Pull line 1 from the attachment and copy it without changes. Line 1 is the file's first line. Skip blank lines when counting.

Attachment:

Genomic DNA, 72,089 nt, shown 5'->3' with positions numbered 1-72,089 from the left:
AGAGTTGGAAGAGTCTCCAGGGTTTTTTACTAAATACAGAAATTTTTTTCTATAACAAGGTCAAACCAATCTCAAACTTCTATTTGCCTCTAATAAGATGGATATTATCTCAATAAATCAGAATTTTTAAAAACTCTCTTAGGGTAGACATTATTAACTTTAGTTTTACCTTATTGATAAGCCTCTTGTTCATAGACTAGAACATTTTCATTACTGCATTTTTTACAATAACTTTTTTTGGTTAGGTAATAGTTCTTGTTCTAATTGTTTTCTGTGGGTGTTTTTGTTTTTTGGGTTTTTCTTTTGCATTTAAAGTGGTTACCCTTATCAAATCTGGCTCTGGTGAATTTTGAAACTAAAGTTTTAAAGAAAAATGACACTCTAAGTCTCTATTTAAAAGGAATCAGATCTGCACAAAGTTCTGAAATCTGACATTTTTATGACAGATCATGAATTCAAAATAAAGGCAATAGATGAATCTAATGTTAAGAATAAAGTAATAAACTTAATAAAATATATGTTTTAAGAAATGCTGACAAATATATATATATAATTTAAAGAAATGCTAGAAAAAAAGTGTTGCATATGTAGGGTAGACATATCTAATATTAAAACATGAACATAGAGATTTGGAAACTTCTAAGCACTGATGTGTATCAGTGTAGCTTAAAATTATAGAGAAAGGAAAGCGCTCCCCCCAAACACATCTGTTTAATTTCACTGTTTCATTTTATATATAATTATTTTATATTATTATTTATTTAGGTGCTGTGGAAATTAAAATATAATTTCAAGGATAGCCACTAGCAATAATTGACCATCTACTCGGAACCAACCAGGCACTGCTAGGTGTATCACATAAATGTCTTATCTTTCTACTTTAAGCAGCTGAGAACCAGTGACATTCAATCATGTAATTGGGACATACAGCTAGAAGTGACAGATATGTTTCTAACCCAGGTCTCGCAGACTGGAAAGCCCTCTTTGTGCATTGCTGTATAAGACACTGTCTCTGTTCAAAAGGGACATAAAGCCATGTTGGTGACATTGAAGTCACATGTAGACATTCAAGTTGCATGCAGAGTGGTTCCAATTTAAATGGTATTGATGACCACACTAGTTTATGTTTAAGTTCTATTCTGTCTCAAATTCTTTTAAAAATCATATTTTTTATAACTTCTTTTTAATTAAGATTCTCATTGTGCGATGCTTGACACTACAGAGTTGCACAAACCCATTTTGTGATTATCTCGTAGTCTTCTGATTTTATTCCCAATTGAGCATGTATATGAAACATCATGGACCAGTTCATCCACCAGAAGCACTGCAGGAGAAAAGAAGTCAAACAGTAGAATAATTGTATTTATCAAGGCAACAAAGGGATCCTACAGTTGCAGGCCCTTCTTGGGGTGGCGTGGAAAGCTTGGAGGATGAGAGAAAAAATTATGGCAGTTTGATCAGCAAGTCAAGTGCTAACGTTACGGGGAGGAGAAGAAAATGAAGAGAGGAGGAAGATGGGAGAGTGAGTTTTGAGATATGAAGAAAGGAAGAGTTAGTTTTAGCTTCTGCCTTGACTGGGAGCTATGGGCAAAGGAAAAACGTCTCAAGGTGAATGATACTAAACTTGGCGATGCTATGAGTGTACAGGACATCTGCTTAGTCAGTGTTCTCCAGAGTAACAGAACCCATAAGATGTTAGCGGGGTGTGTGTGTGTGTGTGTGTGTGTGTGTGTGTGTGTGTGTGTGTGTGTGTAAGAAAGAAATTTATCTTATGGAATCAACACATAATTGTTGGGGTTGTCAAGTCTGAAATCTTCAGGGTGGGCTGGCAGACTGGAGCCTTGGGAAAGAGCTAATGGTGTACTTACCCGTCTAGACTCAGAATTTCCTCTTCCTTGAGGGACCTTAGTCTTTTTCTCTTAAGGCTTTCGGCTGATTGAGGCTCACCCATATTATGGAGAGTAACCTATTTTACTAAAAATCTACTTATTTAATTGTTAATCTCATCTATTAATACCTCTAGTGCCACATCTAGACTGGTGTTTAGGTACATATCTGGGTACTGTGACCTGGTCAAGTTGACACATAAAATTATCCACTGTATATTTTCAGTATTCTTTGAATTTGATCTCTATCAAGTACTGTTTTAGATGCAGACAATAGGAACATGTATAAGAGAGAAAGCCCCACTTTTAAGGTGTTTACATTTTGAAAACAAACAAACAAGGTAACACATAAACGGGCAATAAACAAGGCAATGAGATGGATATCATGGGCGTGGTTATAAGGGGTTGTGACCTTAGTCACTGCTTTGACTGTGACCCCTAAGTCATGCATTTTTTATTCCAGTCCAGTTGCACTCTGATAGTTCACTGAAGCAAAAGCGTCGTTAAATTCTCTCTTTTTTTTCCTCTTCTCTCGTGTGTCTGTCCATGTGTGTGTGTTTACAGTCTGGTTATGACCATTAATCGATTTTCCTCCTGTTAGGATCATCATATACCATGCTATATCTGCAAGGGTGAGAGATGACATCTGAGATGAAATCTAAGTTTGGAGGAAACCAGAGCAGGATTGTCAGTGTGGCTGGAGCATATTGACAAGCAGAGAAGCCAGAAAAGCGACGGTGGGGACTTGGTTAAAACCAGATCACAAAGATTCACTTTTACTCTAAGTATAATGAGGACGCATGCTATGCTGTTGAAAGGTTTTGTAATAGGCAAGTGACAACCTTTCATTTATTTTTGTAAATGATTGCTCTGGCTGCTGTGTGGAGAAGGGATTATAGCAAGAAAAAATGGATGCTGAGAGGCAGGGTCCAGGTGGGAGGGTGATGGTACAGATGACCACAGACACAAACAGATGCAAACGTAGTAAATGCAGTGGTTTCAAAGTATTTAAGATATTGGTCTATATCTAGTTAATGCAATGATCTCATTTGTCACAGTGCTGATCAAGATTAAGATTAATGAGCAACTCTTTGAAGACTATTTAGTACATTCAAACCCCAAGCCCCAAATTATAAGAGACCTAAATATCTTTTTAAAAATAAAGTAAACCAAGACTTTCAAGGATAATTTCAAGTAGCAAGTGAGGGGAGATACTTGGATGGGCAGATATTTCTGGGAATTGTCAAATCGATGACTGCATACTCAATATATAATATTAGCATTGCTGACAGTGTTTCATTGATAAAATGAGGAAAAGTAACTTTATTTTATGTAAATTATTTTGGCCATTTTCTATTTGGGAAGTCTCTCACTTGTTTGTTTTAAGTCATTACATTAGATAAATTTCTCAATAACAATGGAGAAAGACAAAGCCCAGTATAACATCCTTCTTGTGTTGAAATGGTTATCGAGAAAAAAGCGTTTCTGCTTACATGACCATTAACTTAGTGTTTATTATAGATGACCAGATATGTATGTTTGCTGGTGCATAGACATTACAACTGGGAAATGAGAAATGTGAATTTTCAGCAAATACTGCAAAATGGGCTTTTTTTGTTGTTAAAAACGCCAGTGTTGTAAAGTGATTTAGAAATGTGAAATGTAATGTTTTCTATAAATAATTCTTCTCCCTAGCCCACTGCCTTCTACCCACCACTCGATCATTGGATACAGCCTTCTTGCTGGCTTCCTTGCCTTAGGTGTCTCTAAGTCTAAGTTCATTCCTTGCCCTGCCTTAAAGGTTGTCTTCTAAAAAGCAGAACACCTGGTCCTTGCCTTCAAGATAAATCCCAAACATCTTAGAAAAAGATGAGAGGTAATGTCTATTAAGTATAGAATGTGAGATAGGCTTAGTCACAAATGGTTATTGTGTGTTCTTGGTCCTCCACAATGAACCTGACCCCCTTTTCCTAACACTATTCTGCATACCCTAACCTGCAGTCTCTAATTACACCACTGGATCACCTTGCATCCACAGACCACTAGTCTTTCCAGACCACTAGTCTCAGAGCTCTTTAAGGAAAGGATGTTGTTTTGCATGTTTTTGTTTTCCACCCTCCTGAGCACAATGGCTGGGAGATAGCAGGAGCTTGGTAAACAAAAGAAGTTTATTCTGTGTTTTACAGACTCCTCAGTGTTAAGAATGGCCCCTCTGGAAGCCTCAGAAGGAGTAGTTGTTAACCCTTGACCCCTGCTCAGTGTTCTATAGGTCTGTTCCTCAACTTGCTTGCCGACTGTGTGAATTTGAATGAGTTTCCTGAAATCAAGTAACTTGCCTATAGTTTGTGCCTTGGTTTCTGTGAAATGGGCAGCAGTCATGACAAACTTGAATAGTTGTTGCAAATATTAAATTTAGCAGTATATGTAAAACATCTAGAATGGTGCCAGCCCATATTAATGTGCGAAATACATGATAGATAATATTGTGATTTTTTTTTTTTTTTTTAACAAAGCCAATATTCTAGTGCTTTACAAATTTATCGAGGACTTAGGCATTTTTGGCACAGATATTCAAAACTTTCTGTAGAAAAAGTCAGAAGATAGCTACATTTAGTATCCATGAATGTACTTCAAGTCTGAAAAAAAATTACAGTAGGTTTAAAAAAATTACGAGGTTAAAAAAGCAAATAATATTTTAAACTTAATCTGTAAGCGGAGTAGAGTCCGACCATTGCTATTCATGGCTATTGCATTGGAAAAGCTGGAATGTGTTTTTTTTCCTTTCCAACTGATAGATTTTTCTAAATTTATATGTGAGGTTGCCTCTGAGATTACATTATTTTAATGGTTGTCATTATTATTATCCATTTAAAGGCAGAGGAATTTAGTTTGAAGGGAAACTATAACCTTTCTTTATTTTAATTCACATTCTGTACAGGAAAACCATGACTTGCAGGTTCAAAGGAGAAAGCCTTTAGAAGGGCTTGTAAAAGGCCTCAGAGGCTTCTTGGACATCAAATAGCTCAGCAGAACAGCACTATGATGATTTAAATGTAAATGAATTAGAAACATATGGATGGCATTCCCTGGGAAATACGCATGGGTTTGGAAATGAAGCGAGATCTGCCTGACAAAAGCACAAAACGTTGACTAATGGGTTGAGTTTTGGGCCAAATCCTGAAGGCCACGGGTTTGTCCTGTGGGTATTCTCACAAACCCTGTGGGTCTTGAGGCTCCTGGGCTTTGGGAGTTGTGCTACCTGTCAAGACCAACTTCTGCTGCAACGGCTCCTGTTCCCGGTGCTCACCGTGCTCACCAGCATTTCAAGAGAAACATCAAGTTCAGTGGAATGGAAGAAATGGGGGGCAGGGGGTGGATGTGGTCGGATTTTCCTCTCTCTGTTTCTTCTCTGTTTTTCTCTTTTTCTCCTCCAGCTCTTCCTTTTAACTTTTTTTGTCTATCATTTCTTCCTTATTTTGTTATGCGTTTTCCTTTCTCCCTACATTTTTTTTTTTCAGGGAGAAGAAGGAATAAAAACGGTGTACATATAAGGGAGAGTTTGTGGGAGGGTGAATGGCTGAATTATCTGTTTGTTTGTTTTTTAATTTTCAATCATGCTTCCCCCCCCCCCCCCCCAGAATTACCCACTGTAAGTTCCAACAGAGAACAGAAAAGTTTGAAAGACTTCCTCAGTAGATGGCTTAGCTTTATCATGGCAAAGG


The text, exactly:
Genomic DNA, 72,089 nt, shown 5'->3' with positions numbered 1-72,089 from the left: